Yifei Mo and Liangbing Hu, both professors in the University of Maryland (UMD) Department of Materials Science and Engineering (MSE), in collaboration with research teams at Northwestern and Lehigh Universities, have received funding from the National Science Foundation (NSF) in the amount of $1.8 million for their project entitled "Accelerated Data-Driven Discovery of Ion-Conducting Materials."
The award is funded through the Designing Materials to Revolutionize and Engineer our Future (DMREF) program, which is part of NSF’s Materials Genome Initiative (MGI) for Global Competitiveness. MGI aims to deploy advanced materials at least twice as fast as possible today, at a fraction of the cost for the well-being and advancement of society.
The project leverages a novel ultra-high-temperature synthesis technique, previously developed by Mo and Hu’s team at UMD, which can rapidly synthesize and sinter oxide materials in less than 10 seconds – conversely, conventional methods can take hundreds of hours, or more. The team will develop a new materials discovery framework to further integrate this new synthesis technique with computational modeling, machine learning and high-throughput measurements to greatly accelerate the discovery and design of novel oxide materials in a fraction of the time of conventional discovery.
"Through our project team with vast expertise, our rapid synthesis technique for materials discovery will be further integrated with the computation and AI offered by Prof. Mo, allowing us to further accelerate our pace for new materials discovery," said Hu, the inventor of the ultra-high-temperature synthesis technique.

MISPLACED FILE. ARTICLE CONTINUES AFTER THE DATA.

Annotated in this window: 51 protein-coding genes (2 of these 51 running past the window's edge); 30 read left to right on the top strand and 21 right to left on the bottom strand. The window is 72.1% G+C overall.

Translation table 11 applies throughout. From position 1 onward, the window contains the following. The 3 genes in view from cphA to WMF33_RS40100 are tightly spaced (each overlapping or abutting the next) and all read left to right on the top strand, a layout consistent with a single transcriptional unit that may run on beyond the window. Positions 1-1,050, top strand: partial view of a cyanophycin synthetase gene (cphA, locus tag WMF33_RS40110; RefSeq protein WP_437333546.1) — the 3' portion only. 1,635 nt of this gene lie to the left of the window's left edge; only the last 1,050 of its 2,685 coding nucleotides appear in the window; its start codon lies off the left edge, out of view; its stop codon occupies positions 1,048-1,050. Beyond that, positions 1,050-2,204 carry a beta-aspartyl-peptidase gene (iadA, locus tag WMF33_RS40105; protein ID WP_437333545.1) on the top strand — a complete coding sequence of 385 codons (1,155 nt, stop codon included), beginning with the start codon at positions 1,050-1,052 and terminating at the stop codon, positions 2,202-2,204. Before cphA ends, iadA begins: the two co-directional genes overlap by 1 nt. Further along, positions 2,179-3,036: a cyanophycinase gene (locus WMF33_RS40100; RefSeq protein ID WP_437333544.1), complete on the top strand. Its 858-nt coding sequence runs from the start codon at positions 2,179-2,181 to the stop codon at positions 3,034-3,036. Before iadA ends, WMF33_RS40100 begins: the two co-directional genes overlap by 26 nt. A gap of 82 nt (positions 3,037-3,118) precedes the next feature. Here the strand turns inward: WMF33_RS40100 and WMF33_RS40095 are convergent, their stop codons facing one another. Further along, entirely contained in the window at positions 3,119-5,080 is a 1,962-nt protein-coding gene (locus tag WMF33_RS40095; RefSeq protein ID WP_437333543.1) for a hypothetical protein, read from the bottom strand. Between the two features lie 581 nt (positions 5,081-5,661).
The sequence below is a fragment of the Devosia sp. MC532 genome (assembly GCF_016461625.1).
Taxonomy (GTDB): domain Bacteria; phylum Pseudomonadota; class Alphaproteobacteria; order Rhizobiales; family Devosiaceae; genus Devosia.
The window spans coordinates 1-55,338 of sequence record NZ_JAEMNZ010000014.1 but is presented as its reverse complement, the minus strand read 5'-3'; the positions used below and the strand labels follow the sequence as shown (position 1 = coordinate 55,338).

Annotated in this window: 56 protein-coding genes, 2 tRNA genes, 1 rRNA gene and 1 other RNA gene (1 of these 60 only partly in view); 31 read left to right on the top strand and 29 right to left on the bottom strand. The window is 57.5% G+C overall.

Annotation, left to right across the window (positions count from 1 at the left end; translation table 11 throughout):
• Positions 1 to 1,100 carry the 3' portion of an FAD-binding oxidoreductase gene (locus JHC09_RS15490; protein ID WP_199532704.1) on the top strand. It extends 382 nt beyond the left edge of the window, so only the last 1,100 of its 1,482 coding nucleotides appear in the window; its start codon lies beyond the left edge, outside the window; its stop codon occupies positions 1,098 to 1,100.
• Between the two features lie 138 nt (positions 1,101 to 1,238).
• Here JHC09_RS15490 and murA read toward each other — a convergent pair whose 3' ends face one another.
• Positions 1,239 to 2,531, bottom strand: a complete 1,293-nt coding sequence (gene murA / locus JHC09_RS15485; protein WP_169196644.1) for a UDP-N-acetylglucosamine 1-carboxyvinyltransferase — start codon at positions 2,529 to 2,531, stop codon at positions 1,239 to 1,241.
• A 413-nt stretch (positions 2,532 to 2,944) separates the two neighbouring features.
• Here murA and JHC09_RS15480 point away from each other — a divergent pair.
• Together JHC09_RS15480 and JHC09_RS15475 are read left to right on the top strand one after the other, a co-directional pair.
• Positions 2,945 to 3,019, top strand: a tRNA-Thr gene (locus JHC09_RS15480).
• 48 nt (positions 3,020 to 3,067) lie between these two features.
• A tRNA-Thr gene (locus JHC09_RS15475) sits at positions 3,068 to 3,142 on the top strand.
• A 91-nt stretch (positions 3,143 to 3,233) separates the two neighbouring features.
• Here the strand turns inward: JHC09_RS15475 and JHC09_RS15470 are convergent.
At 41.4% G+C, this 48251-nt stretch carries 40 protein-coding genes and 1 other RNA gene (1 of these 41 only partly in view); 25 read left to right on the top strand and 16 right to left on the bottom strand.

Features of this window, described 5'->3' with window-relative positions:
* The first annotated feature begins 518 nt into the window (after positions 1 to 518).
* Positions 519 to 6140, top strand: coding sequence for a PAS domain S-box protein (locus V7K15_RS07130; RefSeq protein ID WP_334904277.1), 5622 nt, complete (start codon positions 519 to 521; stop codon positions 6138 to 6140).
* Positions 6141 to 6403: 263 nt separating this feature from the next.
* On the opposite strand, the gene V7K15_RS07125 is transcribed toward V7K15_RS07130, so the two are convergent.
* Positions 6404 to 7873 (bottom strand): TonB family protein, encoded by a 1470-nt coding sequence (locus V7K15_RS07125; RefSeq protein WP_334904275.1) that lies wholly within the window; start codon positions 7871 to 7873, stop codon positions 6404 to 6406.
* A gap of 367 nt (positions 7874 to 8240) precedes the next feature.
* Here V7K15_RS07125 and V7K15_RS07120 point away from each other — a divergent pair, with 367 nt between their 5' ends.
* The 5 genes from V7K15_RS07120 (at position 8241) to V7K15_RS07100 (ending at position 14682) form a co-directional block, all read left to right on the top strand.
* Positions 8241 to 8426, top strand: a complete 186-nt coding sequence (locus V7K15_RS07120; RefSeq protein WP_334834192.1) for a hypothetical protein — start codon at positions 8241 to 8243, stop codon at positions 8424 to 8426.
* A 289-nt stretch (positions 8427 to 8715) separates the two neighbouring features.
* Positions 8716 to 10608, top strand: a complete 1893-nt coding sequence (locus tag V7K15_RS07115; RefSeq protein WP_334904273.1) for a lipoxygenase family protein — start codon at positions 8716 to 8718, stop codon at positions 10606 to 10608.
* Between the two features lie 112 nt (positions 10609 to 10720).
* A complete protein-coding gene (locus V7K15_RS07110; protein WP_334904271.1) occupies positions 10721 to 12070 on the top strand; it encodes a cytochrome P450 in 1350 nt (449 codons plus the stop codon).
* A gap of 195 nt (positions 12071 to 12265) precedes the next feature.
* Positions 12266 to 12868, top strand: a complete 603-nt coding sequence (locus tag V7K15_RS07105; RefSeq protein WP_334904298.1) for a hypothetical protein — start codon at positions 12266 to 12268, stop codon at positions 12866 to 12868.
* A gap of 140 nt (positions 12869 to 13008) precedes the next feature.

By developing their new framework, the team will tackle oxides with fast ion-conduction, which are key components for many applications including batteries and fuel cells. These applications, vital for the societal adoption of renewable energy technology, are still limited by the performances of current materials. Past progress in the development of these important materials has been sluggish as time-consuming synthesis processes block new materials discovery.
"Our framework will eliminate the current bottleneck in the discovery and development of these technological important materials," said Mo. "As a demonstration, our project will develop novel Na-ion conducting materials. These materials can be used for sodium batteries as economic, environmental-friendly and sustainable alternatives to lithium-ion batteries for renewable energy storage."
The project team also includes Profs. Sossina Haile at Northwestern University and Martin Harmer at Lehigh University.
October 22, 2021